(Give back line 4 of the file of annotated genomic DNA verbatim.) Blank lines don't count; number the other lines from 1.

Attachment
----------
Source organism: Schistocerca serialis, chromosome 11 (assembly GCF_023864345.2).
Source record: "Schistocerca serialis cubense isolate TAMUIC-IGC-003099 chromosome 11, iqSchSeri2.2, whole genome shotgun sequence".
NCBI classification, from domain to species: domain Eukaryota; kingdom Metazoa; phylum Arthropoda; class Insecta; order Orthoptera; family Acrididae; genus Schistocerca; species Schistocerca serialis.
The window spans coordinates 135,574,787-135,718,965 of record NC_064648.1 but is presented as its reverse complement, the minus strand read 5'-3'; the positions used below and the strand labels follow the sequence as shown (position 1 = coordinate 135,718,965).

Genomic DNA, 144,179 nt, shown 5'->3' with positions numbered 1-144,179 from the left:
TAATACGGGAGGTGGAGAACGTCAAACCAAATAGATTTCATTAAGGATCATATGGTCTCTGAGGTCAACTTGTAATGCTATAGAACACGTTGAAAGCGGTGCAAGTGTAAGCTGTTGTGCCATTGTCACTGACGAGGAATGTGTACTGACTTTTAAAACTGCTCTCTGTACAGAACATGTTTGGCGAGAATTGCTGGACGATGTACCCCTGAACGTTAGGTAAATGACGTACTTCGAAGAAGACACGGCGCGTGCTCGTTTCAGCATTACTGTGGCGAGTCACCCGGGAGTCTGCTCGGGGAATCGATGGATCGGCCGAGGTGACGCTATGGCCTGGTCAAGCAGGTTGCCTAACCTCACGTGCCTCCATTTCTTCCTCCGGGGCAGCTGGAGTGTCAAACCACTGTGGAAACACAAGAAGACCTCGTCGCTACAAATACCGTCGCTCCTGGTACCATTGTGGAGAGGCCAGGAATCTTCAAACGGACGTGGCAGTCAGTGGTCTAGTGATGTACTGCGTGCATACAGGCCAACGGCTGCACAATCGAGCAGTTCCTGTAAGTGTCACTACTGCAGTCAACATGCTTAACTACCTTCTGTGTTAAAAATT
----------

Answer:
The window spans coordinates 135,574,787-135,718,965 of record NC_064648.1 but is presented as its reverse complement, the minus strand read 5'-3'; the positions used below and the strand labels follow the sequence as shown (position 1 = coordinate 135,718,965).